UN Emergency Relief Coordinator: End use of cluster munitions

Skina, a nine year old from Aita Shaab, in hospital being treated for injuries stemming from a cluster bomblet that exploded whilst she and her cousins were playing with it, August 20, 2006. (Dina Debbas/IRIN

“As a matter of urgency, I call on all States to implement an immediate freeze on the use of cluster munitions. This freeze is essential until the international community puts in place effective legal instruments to address urgent humanitarian concerns about their use,” said Jan Egeland, United Nations Under-Secretary-General for Humanitarian Affairs and Emergency Relief Coordinator ahead of the convening of the Third Review Conference on the Convention on Conventional Weapons (CCW), which opened today in Geneva.

“I welcome the entry into force of Protocol V to the Convention. I call upon all States to ratify and implement it in order to help us in the humanitarian community address the challenges posed by cluster munitions in post-conflict settings,” added Mr. Egeland.

In November 2003, the Inter-Agency Standing Committee, which brings together United Nations agencies, the International Committee of the Red Cross (ICRC), International Organization for Migration (IOM), World Bank and three major consortia of non-governmental organizations (NGOs), called for an immediate freeze on the use of cluster munitions. While some progress has been made in the intervening years, these weapons have continued to be used with devastating effect, most recently in Lebanon and Israel by both sides to the conflict.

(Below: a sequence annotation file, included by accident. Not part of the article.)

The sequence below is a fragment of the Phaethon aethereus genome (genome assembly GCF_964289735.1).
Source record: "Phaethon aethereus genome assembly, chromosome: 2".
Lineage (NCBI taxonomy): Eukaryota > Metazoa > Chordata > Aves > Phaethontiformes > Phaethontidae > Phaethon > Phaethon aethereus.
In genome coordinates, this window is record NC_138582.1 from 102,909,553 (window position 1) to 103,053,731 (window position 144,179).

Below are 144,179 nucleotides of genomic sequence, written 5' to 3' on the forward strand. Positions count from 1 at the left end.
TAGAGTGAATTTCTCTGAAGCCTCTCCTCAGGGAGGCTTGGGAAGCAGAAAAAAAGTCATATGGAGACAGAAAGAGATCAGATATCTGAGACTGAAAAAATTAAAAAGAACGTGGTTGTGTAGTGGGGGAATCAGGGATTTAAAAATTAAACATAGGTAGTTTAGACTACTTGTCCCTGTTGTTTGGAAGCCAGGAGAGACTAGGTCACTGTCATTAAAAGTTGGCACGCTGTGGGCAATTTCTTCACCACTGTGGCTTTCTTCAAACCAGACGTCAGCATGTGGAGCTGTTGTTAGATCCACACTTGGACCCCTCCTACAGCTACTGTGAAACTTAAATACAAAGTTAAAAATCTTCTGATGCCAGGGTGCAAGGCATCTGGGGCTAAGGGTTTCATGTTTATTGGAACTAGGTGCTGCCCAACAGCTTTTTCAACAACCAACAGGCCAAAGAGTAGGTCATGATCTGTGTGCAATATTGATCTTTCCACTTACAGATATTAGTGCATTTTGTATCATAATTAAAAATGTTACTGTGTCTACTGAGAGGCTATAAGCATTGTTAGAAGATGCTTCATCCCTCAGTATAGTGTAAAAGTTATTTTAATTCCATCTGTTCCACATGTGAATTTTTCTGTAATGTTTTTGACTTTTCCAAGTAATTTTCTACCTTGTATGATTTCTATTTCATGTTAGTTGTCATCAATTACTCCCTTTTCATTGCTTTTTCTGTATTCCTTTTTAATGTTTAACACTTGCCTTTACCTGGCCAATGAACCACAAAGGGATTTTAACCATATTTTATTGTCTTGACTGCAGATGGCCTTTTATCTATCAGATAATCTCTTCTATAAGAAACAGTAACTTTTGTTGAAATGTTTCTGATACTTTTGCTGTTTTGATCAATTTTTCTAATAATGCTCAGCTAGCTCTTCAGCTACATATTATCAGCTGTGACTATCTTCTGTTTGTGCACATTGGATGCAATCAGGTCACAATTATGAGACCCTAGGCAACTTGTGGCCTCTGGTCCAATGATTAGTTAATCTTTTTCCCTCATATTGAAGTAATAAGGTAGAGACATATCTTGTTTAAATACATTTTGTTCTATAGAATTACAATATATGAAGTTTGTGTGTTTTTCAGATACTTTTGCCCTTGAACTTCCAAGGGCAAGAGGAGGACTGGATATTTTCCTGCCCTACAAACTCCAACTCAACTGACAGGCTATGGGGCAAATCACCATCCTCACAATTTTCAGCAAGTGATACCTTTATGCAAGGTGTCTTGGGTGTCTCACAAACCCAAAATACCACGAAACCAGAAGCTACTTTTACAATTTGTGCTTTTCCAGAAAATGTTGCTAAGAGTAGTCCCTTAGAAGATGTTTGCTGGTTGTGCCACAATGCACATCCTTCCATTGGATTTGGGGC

The United Nations Mine Action Coordination Centre (UNMACC) in southern Lebanon reports that the density of cluster munitions in Lebanon is higher than in Kosovo and Iraq, and denser in built-up areas. Unexploded cluster munitions pose a constant threat to the return of some 200,000 refugees and internally displaced persons, to the hundreds of thousands of Lebanese who have returned to or remained in their homes and villages, and to the lives of humanitarian and reconstruction workers and peacekeeping personnel.

Lebanon is only the most recent of countries to be challenged by the legacy of unexploded cluster munitions. Countries like Laos, Cambodia and Vietnam continue to bear the burden of unexploded cluster munitions some 30 years after the end of conflict, impeding the safe cultivation of land and the development of infrastructure.

“Ultimately, as long as there is no effective ban, these weapons will continue to disproportionately affect civilians, maiming and killing women, children, and other vulnerable groups,” concluded Mr. Egeland. “The States gathered for the Review Conference should commit to immediately freeze the use of cluster munitions and strengthen existing international humanitarian law,” he added.

For further information, please call: Stephanie Bunker, OCHA-New York, +1 917 367 5126, mobile +1 917 892 1679; Kristen Knutson, OCHA-New York, +1 917 367 9262; Elisabeth Byrs, OCHA-Geneva, +41 22 917 2653, mobile, +41 79 473 4570.

Related Links

  • Office of Coordination of Humanitarian Affairs, United Nations